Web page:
Specific recommendations for a healthy diet include: eating more fruit, vegetables, legumes, nuts and grains; cutting down on salt, sugar and fats. It is also advisable to choose unsaturated fats, instead of saturated fats and towards the elimination of trans-fatty acids."
- United Nations' World Health Organization
http://www.who.int/topics/diet/en/

Last edited by David3; 05-19-2017 at 07:33 PM.
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#3 Old 05-20-2017, 05:34 AM
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Honestly, I think so many people feel badly when they stop eating meat because they have the expectation of detoxing
Not eating meat, or any other animal product, is not a big deal. Too many people are so comfortable with how they feel on their usual diet when they start to remove the worst offenders they think they're also giving up nutritents they need. Plants have all the nutrition as animal foods, with the exception of B12.

Congrats to you for making the winning choice! I'd suggest focusing on the majority of people who have transformed their lives with plant based diets. Eating veg'n can be just as healthy, or not as you choose. It doesn't have to be any more or less than it did eating meat. There seems to be such a stereotype that veg'ns HAVE to eat healthy.

David3 is right about the calories. It takes some people longer to find just what they can eat. From the sound of your meals you sound like you've found your niche!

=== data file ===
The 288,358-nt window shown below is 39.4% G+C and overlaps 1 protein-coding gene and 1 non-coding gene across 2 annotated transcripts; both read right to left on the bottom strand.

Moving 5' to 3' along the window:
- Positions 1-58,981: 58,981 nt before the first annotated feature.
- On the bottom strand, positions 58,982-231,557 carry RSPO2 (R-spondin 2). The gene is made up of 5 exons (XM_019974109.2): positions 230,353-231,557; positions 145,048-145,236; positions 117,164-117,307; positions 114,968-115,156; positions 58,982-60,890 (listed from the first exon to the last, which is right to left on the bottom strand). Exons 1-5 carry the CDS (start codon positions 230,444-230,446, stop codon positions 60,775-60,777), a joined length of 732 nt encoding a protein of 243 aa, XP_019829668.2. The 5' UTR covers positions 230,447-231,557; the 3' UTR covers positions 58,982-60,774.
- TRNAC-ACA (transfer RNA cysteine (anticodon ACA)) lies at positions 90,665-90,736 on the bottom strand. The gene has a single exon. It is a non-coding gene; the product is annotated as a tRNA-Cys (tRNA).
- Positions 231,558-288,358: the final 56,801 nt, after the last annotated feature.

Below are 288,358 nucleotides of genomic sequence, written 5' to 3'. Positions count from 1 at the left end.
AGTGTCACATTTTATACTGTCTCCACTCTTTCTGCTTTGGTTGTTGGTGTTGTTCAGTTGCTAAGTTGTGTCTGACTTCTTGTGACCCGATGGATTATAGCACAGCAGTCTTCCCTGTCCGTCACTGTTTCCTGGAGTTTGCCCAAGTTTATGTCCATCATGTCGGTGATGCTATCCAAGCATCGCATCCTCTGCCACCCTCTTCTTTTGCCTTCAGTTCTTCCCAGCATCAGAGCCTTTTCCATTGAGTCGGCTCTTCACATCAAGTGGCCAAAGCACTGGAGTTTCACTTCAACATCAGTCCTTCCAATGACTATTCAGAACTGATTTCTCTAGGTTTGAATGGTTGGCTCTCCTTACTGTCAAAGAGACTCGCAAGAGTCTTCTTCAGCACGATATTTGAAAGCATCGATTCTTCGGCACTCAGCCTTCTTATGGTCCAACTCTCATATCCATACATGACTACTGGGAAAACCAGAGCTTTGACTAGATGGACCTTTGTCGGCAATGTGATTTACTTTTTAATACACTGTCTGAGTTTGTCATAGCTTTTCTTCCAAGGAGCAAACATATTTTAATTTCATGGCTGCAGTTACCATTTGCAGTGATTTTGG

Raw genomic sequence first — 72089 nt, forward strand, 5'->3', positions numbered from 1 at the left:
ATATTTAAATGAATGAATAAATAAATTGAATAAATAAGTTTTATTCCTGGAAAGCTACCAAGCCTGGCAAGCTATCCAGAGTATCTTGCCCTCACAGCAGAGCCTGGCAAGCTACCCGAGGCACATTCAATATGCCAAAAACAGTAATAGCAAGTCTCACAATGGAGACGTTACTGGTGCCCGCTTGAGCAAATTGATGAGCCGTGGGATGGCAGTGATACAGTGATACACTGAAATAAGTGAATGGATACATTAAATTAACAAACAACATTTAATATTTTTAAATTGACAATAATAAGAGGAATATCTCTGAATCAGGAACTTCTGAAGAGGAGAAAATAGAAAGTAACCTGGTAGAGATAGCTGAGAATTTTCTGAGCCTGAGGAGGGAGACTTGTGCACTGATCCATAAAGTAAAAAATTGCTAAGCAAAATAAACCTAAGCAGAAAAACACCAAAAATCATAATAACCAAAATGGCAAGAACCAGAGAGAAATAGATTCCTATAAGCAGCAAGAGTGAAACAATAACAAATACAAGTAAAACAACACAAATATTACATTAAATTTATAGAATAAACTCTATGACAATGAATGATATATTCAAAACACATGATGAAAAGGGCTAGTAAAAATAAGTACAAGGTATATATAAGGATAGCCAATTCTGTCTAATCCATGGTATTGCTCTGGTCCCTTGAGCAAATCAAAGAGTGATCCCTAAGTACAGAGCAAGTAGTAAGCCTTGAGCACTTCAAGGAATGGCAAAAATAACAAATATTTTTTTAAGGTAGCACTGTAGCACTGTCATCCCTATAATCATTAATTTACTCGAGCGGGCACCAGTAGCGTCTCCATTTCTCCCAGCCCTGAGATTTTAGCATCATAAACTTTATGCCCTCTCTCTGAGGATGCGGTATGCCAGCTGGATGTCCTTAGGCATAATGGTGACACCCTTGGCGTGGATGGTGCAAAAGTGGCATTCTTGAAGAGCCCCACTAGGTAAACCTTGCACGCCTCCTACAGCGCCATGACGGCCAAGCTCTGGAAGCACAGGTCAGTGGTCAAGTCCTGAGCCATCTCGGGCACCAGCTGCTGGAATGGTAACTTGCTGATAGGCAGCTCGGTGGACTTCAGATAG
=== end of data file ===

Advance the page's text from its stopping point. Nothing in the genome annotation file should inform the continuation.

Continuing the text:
Welcome!

Don't let the perfect be the enemy of the good
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#4 Old 05-20-2017, 05:36 AM
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Here's a new website I like that outlines different ways of veg diets-

https://www.lighter.world/

and inspiration-
http://thevegantruth.blogspot.com/20...nce-birth.html

Don't let the perfect be the enemy of the good
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#5 Old 05-20-2017, 05:37 AM
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It seems if meat is the only thing you subtracted but are still consuming all the other animal products, it may not be quite as big of a shock to the system, perhaps?

I learned my body was pretty much in a total state of shock more often than not in trying to protect itself from all that I was choosing to consume, until I stopped consuming it.

However, when I changed my diet, it was initially for medical reasons via an emergency room visit. I later learned of the plight of the animals as it pertained to each product and was sickened beyond belief in my heart.

When I switched my eating habits, I gave up all meat, all dairy, all eggs, all caffeine, all alcohol, and most highly processed pre-packaged foods.

Slowly transitioning, as it sounds like you are, seems to be the best method for smoother sailing. Best wishes for sustained awareness and improved health!

Not trying to convince or lead you in any way towards doing or trying anything I did, just sharing how things look from my direct experiences as viewed from my particular seat in the peanut gallery.

"Strange times are these in which we live when old and young are taught falsehoods in school. And the person that dares to tell the truth is called at once a lunatic and a fool." ~Plato